WEDNESDAY: Breezy. I can feel my toes again! Wake up 21. High 33. Chance of precipitation 20%. Wind S 10-20 mph.

THURSDAY: Partly sunny and cooler. Wake up 24. High 28. Chance of precipitation 10%. Wind NW 8-13 mph.


Minneapolis Weather Almanac And Sun Data
December 23rd

*Length Of Day: 8 hours, 46 minutes, and 19 seconds
*Daylight GAINED Since Yesterday: 6 seconds

*When do we see 9 Hours of Daylight?: January 9th (9 hours, 0 minutes, 8 seconds)
*Latest Sunrise: December 30th-January 5th (7:51 AM)
*When is Sunset at/after 5 PM?: January 17th (5:00 PM)


This Day in Weather History
December 23rd

1996: Heavy snow accumulates across much of southern and central Minnesota. Snowfall totals included 6 to 8 inches across the Twin Cities metro area, 10 inches in Jordan, 8 inches at Cambridge, Forest Lake, Hutchinson and Montevideo, and 6 inches at St. Cloud, Glenwood and Redwood Falls.

1983: The Twin Cities experience a bitterly cold high of 17 degrees below zero.

1833: A 'warm spell' is reported at Ft. Snelling. The temperature reached 45 degrees.


National Weather Forecast

The powerful system across the Great Lakes will continue on Friday, bringing heavy snow to the region and high winds from the Upper Midwest to the Northeast. Another system in the Northwest will bring rain, snow, and ice concerns.

Several feet of snow is expected to accumulate the next few days in the Great Lakes, especially in the snowbelts down wind. Heavy rainfall (1-3") will be possible in the warm sector of the storm in the Northeast and along the Northwest coast. Meanwhile, snow and ice will be possible in the Northwest.

With this powerful system, cold air will continue to spread south and east across the eastern two-thirds of the nation over the next few days.

  • This could cause flash freeze conditions as the cold air sweeps in along with precipitation. It'll also cause the potential for frozen pipes in the southern United States.
  • Across the Upper Midwest, some locations may not make it out of the negative teens for highs. If motorists become stranded, or power is knocked out due to snow/wind, these temperatures and wind chills will lead to life-threatening weather.

Along with the cold temperatures, those strong winds will cause dangerous wind chills. Both Friday morning and Saturday morning, wind chills could dip below zero across portions of the Southern Plains and the Deep South. Meanwhile, wind chills in portions of the upper Midwest could be in the -50s in the morning hours.

Meanwhile, we are tracking another system that'll move into the Pacific Northwest into Friday, bringing the threat of snow and ice to the region - including in Seattle and Portland. Significant icing could fall around the Portland area, where at least a quarter to a half an inch of ice is possible. The greatest icing threat in Portland will be tonight into Friday. Snow and ice will greatly impact travel across the region and could cause power outages.


How cold is it about to get? Iguanas may fall from trees in Florida.

More from the Washington Post: "Watch out for falling iguanas in South Florida this Christmas. Seriously. This week, a massive storm system is forecast to bring blizzard conditions, wind chills and Arctic cold to the Lower 48. Nearly 70 million people are under winter storm watches or warnings in the Midwest, Great Lakes and Appalachians, while 90 million are under wind chill alerts. The frigid air is also expected to immobilize coldblooded animals. Iguanas sleeping in trees may lose their grip and drop to the ground. Sea turtles may stun and blow ashore from Texas to New England."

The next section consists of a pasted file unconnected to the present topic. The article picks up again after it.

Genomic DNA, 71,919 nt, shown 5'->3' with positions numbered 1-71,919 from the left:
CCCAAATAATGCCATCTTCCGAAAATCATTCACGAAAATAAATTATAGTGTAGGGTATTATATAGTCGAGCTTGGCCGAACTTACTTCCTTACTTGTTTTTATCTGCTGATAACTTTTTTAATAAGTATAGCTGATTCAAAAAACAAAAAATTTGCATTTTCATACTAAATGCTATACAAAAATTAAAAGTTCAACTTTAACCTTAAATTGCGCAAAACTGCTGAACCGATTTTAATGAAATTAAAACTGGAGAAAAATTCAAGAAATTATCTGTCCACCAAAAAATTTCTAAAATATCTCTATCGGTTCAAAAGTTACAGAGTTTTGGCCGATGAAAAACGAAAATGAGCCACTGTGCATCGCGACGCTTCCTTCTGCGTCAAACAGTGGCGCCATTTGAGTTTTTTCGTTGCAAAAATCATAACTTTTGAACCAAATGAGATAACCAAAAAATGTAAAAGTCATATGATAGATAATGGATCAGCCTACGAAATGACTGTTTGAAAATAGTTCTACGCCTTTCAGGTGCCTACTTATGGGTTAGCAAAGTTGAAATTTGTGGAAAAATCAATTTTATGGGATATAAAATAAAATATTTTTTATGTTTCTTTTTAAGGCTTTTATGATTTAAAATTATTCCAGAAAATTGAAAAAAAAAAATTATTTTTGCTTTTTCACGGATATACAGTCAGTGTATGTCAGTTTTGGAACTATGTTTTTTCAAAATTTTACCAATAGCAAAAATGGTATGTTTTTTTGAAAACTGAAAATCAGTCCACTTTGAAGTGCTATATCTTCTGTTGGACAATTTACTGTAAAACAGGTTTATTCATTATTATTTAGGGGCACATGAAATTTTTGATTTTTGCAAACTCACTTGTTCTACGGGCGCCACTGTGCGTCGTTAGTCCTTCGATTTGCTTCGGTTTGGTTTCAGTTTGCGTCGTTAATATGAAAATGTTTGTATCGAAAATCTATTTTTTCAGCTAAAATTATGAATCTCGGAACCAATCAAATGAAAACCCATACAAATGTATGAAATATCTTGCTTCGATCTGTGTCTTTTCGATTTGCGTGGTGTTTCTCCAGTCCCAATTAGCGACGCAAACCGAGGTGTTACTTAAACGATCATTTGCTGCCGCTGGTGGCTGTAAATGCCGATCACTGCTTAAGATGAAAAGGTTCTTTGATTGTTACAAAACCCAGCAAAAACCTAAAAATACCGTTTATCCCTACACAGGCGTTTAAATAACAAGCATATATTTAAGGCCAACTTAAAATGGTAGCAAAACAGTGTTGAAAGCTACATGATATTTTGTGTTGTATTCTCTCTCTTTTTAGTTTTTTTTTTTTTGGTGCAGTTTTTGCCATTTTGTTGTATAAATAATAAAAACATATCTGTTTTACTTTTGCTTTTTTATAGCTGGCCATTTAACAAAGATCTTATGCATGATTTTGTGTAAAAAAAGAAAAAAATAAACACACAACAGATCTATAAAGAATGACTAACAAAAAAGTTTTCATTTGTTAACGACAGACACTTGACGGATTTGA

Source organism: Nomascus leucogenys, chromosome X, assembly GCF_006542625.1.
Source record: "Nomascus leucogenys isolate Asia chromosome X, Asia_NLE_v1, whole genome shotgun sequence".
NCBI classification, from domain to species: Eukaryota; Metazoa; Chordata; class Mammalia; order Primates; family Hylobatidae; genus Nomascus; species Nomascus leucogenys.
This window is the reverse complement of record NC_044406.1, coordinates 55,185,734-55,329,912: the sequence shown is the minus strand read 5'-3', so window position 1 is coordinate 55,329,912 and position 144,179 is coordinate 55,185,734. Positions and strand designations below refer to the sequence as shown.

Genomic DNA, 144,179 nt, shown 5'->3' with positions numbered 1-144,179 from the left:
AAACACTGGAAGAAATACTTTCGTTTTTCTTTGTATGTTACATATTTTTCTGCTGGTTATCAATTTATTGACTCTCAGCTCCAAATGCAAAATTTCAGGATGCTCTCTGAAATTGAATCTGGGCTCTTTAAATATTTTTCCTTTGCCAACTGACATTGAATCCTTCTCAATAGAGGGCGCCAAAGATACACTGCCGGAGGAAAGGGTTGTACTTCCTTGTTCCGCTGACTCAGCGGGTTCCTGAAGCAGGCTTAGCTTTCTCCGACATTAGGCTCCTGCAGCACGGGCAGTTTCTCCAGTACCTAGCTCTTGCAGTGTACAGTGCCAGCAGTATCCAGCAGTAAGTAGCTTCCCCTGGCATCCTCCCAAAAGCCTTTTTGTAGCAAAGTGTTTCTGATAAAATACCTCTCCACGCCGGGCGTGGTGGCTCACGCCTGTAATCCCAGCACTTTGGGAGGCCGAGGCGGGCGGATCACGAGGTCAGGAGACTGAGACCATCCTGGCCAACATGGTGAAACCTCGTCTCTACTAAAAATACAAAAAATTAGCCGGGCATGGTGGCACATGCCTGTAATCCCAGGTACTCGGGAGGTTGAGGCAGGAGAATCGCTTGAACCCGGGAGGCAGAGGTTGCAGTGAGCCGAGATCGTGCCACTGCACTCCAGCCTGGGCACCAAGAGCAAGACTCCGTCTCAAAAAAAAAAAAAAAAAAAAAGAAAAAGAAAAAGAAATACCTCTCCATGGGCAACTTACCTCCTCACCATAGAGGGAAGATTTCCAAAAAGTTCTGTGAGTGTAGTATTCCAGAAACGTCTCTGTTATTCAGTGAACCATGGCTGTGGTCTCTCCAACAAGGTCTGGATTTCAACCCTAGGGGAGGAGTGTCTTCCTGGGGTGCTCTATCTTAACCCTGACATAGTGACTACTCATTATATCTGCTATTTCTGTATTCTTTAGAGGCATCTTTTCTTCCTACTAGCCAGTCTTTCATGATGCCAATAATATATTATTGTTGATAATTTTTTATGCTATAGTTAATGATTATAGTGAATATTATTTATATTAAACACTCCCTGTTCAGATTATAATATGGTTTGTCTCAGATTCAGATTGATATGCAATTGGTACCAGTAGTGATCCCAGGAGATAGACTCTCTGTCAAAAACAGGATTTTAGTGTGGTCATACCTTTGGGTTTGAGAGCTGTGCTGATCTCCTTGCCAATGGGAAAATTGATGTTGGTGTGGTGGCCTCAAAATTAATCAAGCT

Google pulls out of deal to build $600M data center in Becker

More from the Star Tribune: "Google has backed out of plans to build a $600 million data center in Becker, a blow to the city as well as Sherburne County and Xcel Energy. The data center, announced in January 2019, was heralded as one of the largest construction projects in recent state history and as a regional economic balm. Google also would have become one of Xcel's five largest customers. But Google's affiliate, Honeycrisp Power, did not provide Xcel with a notice to proceed with the project by a recent deadline, Xcel said in a filing with Minnesota utility regulators. So, Minneapolis-based Xcel terminated its electric service agreements with Google on Dec. 8."

'We're Not There Yet': The Booming Electric Car Market Still Has A Long Road Ahead Of It

More from Forbes: "U.S. drivers bought electric cars and trucks at a record rate in 2022, heralding double-digit growth in 2023 as major automakers and startups roll out eye-catching new models. But high sticker prices, costly batteries and lingering concerns about charging infrastructure will continue to constrain growth—particularly outside of California. Sales of EVs are projected to be about 800,000 units in 2022, accounting for more than 5% of the overall market, according to Cox Automotive. Plans for new models and production facilities, including tens of billions of dollars being poured into new plants to make batteries for companies including General Motors, Ford and Hyundai mean the segment could grow by about 20% next year and hit the one million-unit level, reaching as much as 8% of total U.S. volume, according to Cox. It's an impressive figure, but it also means that gasoline-powered autos will still account for more than 90% of sales."


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Thanks for checking in and have a great day!

- D.J. Kayser